Decade for ‘decent work in the Americas’ declared
Decade for ‘decent work in the Americas’ declared at end of UN labour meeting
Government, employer and worker delegates announced the start of a “Decade of promoting decent work in the Americas” while addressing a deficit of 126 million jobs in Latin countries as a quadrennial regional meeting of the United Nations labour agency drew to a close in Brasilia today.
“By committing ourselves now to a Decade of promoting decent work, we may hope for great progress in the region by 2015,” Juan Somavia Director-General of the International Labour Organization (ILO) said at the meeting’s conclusion.
A report submitted to the meeting, Decent work in the Americas: An Agenda for the Hemisphere, 2006-2015, warns that the formal work deficit in Latin America could increase to 158 million by 2015 unless the necessary steps are taken to generate more and better jobs.
That Agenda lists four main challenges to increased employment: ensuring that economic growth promotes employment for all; guaranteeing that labour rights are effectively upheld and respected; adopting new social protection mechanisms suited to current conditions; and using these procedures to combat social exclusion.
To address these challenges, at the regional meeting delegates agreed on the importance on the need to adapt policies to the specific circumstances of each country. In the development of country programmes, it was important to ensure direct participation of the employers’ and workers’ organizations in policy creation at national level, according to the concluding document.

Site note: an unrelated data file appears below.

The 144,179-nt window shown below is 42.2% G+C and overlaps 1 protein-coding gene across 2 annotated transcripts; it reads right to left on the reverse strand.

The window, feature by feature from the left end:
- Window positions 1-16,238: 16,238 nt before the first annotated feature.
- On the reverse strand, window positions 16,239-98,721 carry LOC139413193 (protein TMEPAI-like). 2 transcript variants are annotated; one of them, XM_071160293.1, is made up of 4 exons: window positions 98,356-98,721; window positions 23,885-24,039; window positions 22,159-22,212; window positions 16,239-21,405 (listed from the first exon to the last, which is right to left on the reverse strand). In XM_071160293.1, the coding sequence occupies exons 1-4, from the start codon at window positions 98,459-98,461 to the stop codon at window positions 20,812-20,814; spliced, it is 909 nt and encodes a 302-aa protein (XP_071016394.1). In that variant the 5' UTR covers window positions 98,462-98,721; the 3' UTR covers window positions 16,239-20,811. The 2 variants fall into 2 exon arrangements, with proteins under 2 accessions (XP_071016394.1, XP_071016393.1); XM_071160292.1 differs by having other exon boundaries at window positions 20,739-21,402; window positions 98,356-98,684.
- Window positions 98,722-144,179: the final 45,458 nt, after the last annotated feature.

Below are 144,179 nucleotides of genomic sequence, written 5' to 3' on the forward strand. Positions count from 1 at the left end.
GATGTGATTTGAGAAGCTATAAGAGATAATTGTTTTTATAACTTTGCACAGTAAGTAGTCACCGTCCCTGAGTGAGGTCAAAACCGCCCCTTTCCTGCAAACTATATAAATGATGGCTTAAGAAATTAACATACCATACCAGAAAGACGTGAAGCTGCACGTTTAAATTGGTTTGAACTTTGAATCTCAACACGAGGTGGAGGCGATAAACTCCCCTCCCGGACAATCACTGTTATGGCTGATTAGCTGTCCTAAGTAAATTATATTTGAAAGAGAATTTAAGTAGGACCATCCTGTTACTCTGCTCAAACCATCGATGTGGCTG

“These policies should stimulate national and foreign investment, inclusive economic growth and the generation of decent work with quality employment, social protection and the effective respect of labour rights,” it says.
The Sixteenth American Regional Meeting was officially opened on 3 May by the President of Brazil, Luiz Inácio Lula da Silva, who said that democracies must evolve in order to ensure that “the world of work can improve.”
On 4 May, in parallel with the main meeting, the ILO’s global report on child labour was presented at the Planalto Presidential Palace. According to the report, the number of child workers in the world has fallen by 11 per cent. Delegates reaffirmed their commitment to eradicating the worst forms of child labour.